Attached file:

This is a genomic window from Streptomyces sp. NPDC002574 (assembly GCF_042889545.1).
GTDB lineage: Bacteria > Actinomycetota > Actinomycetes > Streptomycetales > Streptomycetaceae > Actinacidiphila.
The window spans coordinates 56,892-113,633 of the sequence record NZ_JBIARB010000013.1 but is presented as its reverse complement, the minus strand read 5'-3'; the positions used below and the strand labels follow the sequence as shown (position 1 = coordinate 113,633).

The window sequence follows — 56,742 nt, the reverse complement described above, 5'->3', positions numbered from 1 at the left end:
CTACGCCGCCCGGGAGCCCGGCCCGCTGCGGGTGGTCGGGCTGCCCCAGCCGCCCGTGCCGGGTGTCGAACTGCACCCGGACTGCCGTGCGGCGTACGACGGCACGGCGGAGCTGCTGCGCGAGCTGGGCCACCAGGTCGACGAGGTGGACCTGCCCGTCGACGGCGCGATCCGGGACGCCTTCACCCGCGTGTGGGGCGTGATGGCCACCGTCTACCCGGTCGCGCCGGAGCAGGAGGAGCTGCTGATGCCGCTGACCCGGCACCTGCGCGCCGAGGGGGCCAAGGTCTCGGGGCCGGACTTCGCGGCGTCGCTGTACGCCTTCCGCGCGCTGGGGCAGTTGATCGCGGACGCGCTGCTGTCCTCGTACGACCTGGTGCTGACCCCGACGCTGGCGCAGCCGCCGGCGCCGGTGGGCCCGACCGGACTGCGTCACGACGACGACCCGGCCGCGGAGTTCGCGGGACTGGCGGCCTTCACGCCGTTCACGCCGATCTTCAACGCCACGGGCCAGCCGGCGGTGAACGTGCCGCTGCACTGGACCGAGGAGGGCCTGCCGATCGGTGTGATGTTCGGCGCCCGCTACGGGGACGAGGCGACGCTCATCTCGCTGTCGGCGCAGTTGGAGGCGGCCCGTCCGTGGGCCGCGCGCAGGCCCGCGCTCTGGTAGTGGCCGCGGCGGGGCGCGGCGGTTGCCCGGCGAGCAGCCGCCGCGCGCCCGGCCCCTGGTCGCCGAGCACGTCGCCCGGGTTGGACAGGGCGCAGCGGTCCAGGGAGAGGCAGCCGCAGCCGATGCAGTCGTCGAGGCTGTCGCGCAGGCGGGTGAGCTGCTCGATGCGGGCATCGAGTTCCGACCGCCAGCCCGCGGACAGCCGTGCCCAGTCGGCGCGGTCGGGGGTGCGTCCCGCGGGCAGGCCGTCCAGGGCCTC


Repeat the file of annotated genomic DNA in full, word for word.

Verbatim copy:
This is a genomic window from Streptomyces sp. NPDC002574 (assembly GCF_042889545.1).
GTDB lineage: Bacteria > Actinomycetota > Actinomycetes > Streptomycetales > Streptomycetaceae > Actinacidiphila.
The window spans coordinates 56,892-113,633 of the sequence record NZ_JBIARB010000013.1 but is presented as its reverse complement, the minus strand read 5'-3'; the positions used below and the strand labels follow the sequence as shown (position 1 = coordinate 113,633).

The window sequence follows — 56,742 nt, the reverse complement described above, 5'->3', positions numbered from 1 at the left end:
CTACGCCGCCCGGGAGCCCGGCCCGCTGCGGGTGGTCGGGCTGCCCCAGCCGCCCGTGCCGGGTGTCGAACTGCACCCGGACTGCCGTGCGGCGTACGACGGCACGGCGGAGCTGCTGCGCGAGCTGGGCCACCAGGTCGACGAGGTGGACCTGCCCGTCGACGGCGCGATCCGGGACGCCTTCACCCGCGTGTGGGGCGTGATGGCCACCGTCTACCCGGTCGCGCCGGAGCAGGAGGAGCTGCTGATGCCGCTGACCCGGCACCTGCGCGCCGAGGGGGCCAAGGTCTCGGGGCCGGACTTCGCGGCGTCGCTGTACGCCTTCCGCGCGCTGGGGCAGTTGATCGCGGACGCGCTGCTGTCCTCGTACGACCTGGTGCTGACCCCGACGCTGGCGCAGCCGCCGGCGCCGGTGGGCCCGACCGGACTGCGTCACGACGACGACCCGGCCGCGGAGTTCGCGGGACTGGCGGCCTTCACGCCGTTCACGCCGATCTTCAACGCCACGGGCCAGCCGGCGGTGAACGTGCCGCTGCACTGGACCGAGGAGGGCCTGCCGATCGGTGTGATGTTCGGCGCCCGCTACGGGGACGAGGCGACGCTCATCTCGCTGTCGGCGCAGTTGGAGGCGGCCCGTCCGTGGGCCGCGCGCAGGCCCGCGCTCTGGTAGTGGCCGCGGCGGGGCGCGGCGGTTGCCCGGCGAGCAGCCGCCGCGCGCCCGGCCCCTGGTCGCCGAGCACGTCGCCCGGGTTGGACAGGGCGCAGCGGTCCAGGGAGAGGCAGCCGCAGCCGATGCAGTCGTCGAGGCTGTCGCGCAGGCGGGTGAGCTGCTCGATGCGGGCATCGAGTTCCGACCGCCAGCCCGCGGACAGCCGTGCCCAGTCGGCGCGGTCGGGGGTGCGTCCCGCGGGCAGGCCGTCCAGGGCCTC